Unlock this Playbook
You will gain full access to this playbook - as well as weekly insights to help you learn the material!
Thank you! Your submission has been received!
Oops! Something went wrong while submitting the form.

How to keep track of your pitches

Now that you’re sending pitches to editors, it’s time to get organized. As you scale your workload, you’ll have to keep track of multiple deadlines, conversations with sources, and carve out time for research and of course — writing. 

Pick a project management platform

To manage all of these things, I like to use a project management tool. My favorite is Airtable because it doesn’t just organize your tasks, but creates a database for all of the revolving items you will touch on a daily or weekly basis. 

Options and features for each platform will vary, so choose the one that fits your budget and your needs. The most helpful feature, I find, is the kanban organizer because it allows you to drag and drop each project into its current status. It looks something like this:

On each card, you can keep vital information about the article pitch, including the brief, the deadline, what editor confirmed your assignment and when to expect payment. On platforms like Airtable and Notion, which operate as databases, you can also house attachments, which makes it easy to keep track of your entire project from pitch to draft. Here is how I organized my Airtable cards with details that felt important to keep track of:

Take some time to browse project management tools. Find one that you like and start setting it up. Here are a few to check out:

  • Airtable

  • Trello

  • Notion

  • Asana

  • Monday

Create a content calendar to stay organized and get ahead

Aside from tracking your pitches and assignments, project management platforms can help you build out a content calendar. A content calendar can be as simple as a spreadsheet that keeps track of the content you’re working on or plan to pitch.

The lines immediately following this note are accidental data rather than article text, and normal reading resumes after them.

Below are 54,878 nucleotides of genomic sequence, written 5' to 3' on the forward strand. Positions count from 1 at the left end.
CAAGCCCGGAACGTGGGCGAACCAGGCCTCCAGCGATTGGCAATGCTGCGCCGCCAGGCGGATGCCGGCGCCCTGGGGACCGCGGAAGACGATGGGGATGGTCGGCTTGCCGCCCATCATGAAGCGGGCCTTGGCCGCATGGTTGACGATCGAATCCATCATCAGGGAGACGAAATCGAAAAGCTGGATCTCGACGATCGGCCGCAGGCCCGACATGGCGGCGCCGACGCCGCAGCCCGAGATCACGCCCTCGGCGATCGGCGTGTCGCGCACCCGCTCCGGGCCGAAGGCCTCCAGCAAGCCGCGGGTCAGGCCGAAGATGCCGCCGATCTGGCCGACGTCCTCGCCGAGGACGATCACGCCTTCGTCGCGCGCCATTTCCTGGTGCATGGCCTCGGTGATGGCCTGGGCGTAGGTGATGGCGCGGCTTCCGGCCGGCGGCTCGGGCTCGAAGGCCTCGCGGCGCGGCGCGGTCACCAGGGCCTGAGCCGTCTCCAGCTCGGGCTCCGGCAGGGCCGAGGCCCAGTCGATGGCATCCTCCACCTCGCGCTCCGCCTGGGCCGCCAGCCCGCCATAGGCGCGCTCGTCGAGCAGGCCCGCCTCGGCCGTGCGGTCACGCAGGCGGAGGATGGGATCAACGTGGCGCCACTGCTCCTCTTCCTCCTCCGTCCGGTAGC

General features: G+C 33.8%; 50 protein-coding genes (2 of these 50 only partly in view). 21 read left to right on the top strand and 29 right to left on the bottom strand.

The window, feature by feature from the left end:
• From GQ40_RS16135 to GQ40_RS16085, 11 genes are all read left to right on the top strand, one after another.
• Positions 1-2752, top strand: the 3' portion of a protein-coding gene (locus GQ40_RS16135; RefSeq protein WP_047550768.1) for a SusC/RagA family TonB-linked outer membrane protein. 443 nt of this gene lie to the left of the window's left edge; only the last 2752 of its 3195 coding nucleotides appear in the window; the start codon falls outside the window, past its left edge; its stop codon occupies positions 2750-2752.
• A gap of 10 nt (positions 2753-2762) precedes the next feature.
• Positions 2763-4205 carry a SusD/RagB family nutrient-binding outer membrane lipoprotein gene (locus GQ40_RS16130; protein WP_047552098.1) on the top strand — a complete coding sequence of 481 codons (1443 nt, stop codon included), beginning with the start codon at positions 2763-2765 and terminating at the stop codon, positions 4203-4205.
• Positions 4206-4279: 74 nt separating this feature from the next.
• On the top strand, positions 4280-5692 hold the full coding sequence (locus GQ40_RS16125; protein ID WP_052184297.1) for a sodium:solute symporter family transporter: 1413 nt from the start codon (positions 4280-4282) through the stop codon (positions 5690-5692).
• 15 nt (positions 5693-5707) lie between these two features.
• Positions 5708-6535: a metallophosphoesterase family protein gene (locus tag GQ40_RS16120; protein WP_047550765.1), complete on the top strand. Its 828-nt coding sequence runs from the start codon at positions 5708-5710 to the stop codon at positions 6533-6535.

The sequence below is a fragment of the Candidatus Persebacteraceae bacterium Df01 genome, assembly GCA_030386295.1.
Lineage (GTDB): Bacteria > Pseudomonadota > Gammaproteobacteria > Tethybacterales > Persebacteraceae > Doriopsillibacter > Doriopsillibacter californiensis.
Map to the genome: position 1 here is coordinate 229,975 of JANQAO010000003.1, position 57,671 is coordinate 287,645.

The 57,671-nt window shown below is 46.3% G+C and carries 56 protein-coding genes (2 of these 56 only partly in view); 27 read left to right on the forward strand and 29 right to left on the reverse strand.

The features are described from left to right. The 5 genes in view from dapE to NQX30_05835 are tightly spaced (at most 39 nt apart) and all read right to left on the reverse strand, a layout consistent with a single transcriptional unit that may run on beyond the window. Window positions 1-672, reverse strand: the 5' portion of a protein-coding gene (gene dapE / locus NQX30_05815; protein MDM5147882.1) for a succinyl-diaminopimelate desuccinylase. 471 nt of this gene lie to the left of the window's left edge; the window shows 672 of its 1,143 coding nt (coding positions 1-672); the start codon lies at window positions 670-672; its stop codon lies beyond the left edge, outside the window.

Content calendars are a great way to plan content around topical events like Women’s History Month or Indigenous People’s day, so you can make sure your pitches will be timely to the editors you pitch to. However, you can also use the content calendar to plan evergreen content — or content that’s relevant all year long. 

Here are some basic details to include on your content calendar and some sample content to give you an idea of what that might look like:


May 14th 


Mother’s Day

Article Ideas

10 Things to Buy Friends Who Just Gave Birth

Why Moms Are Losing Sleep But Gaining Peace

20 Anonymous Confessions from First-Time Moms


Parenthood, shopping, self-care

Publications to Pitch

Parents magazine

Lunchlady magazine

Kindred by Parents

Spend some time building out your content calendar. It’s easy to find a list of national awareness days and trending hashtags with a simple Google search. Choose at least one per quarter that aligns with your ideals or community concerns and think of a few pitches you can send to editors. 

Let’s review:

  • You have chosen and committed to a project management tool.

  • You have pitches loaded and ready to go.

  • You have a content calendar that will guide your pitches over the next.

Private network of peers to learn and build with
Education and resources made for independents
The best guidance to move forward
Exclusive data, insights, and deals
Quality programming and events
Seasoned experts to support you
A community of peers building alongisde you
A community of peers building alongisde you
A community of peers building alongisde you
A community of peers building alongisde you
A community of peers building alongisde you
A community of peers building alongisde you
The premier